WASHINGTON (DTN) -- In afternoon trade Thursday, oil futures on the New York Mercantile Exchange and Brent crude on the Intercontinental Exchange posted solid gains, with the U.S. crude benchmark settling at $65.01 barrel (bbl) after government data showed the U.S. economy expanded at an annualized rate of 6.4% in the first three months of the year, and weekly unemployment claims fell to the lowest reading since the beginning of the pandemic, underscoring the continued recovery of the labor market.
Data released Thursday by the U.S. Bureau of Economic Analysis provided further evidence that the economy has picked up speed in the early months of 2021, but also highlighted some of the emerging challenges facing growth prospects. The 6.4% annualized growth rate for U.S. gross domestic product during the first quarter compared with median expectations for a 6.5% increase and was bearish against earlier estimates of a 7.9% growth rate from the Federal Reserve Bank of Atlanta's nowcast.
Personal consumption, which accounts for nearly 70% of total U.S. economic output, surged at an annualized 10.7% rate, the second-fastest pace since the 1960s. Business investment, the second largest component of the GDP, also had a strong showing in the January-March period, up 9.9%, and 2.7% higher year-on-year.
Economists had long predicted the post-pandemic recovery would be led by the boom in personal consumption fueled by two rounds of stimulus measures, pent-up demand and broader business re-openings after nearly a year of contending with quarantine restrictions.
A host of high-frequency data, including restaurant and air travel bookings, already showed a rapidly improving economy that had helped to drive stocks and commodity markets higher in recent weeks.
However, pent-up demand has been met with unpreceded disruptions in global supply chains, leading to material shortages and firms unable to replenish dwindling inventories. Two components of GDP growth -- change in private inventories and net exports -- declined from the final months of 2020, weighing on first-quarter growth.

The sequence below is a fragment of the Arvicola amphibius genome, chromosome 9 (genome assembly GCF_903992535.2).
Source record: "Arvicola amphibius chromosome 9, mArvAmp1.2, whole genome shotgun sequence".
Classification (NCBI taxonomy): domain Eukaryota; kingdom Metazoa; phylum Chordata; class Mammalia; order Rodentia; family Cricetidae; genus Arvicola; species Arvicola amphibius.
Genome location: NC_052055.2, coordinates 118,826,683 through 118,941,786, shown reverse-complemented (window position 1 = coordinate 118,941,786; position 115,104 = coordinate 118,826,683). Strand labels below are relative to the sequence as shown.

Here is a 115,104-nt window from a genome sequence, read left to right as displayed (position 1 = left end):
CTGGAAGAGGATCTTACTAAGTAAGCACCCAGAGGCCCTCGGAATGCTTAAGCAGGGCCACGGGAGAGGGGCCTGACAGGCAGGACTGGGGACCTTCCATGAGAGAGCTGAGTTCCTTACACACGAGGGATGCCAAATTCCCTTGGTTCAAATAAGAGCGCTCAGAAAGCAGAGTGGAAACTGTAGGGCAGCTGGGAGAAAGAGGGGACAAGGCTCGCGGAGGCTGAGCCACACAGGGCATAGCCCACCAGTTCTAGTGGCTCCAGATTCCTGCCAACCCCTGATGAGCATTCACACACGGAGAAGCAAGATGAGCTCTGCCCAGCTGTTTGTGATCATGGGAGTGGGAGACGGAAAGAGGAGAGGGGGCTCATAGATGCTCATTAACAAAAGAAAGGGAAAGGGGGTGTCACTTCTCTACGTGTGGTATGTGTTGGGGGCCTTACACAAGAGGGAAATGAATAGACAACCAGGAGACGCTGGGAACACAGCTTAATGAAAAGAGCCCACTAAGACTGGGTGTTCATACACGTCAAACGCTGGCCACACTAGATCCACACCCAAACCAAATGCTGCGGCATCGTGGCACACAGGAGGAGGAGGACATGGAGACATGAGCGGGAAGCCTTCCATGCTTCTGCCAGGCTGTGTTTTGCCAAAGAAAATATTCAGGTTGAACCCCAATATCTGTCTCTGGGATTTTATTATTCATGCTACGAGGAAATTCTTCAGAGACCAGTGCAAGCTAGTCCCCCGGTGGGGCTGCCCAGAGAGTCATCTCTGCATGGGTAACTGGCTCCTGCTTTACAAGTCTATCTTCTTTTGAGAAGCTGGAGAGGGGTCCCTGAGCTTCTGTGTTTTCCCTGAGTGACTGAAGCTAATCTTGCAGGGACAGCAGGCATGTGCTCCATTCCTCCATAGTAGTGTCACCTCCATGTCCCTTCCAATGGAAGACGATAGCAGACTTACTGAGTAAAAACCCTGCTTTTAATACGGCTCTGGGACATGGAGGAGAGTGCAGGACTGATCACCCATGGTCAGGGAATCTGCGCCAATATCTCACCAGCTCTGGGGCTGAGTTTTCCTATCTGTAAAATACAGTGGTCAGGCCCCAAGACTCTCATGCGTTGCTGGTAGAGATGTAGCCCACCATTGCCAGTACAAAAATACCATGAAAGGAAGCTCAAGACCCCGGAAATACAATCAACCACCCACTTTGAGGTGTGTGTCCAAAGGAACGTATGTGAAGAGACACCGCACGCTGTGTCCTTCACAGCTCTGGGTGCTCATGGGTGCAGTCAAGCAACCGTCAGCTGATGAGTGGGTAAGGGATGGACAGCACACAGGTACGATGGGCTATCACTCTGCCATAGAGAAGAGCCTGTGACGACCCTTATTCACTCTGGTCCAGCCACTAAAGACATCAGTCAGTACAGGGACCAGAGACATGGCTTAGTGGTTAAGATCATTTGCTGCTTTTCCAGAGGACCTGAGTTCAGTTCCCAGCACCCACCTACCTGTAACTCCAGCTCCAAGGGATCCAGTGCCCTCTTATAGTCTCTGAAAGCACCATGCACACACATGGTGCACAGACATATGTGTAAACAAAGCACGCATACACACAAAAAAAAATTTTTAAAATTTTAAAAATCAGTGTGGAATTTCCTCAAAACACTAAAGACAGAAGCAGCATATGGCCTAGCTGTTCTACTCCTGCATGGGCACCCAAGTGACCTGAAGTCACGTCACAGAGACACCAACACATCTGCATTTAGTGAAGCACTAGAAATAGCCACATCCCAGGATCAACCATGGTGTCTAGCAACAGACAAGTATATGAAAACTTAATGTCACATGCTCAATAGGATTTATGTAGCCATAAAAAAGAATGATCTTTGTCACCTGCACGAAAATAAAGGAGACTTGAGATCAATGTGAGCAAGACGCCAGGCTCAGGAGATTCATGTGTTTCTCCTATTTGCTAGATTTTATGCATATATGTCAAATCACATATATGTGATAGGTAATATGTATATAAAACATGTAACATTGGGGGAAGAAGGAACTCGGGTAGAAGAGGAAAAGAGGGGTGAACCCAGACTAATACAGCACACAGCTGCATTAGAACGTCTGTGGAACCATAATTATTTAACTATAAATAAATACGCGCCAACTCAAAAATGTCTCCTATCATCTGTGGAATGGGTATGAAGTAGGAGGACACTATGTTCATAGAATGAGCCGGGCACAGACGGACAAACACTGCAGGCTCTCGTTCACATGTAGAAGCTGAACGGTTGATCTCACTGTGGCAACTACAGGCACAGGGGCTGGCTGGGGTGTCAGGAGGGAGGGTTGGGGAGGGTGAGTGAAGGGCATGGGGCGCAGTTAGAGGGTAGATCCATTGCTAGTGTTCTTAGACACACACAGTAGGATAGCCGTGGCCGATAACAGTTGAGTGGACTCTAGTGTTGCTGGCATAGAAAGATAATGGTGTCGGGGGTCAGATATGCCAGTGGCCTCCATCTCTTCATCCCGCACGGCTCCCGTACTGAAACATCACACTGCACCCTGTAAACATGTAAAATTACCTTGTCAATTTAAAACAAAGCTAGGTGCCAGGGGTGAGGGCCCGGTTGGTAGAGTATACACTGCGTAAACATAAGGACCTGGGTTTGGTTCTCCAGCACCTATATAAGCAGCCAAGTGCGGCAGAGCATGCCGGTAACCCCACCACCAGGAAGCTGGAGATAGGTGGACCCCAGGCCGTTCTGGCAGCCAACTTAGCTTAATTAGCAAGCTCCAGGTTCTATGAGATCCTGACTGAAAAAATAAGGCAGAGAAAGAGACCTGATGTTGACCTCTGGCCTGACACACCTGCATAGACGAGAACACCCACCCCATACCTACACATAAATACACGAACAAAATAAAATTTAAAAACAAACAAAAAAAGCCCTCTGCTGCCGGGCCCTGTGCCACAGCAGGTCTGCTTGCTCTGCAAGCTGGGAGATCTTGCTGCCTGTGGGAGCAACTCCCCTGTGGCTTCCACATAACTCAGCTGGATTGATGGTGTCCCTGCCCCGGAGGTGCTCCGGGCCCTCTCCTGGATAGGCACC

Net exports of goods and services subtracted 0.87% from GDP, while the change in private inventories subtracted 2.64% from the expansion.
Separately, initial filings for unemployment claims last week fell to the lowest reading since the beginning of the pandemic at 553,000, down 13,000 from the previous week. The latest reading marked the third straight week jobless claims were below 600,000, their lowest levels since early 2020. The four-week moving average, which evens out volatility in the weekly figures, was 611,750, also a pandemic low.
New claims this month are well below the millions of claims filed weekly a year ago, but still more than double the roughly 200,000 weekly applications submitted in the months before the pandemic began. Citing the ongoing weakness in labor market, the Federal Open Market Committee left its benchmark interest rate unchanged between 0.25% and 0% in its April decision and kept its $120 billion a month bond purchasing program intact.
On the session, NYMEX June West Texas Intermediate futures advanced $1.15 to settle just above $65 bbl, and ICE June Brent futures gained $1.29 to settle at $68.56 bbl. Next-month delivery July ICE Brent futures expanded its discount to $0.51 against the expiring contact. NYMEX May ULSD futures rallied 2.28 cents to $1.9614 gallon, with next-month delivery contact settling near parity. NYMEX May RBOB futures extended 2.77 cents higher to $2.0999 gallon with the June contract settling with a 0.39 cents premium.
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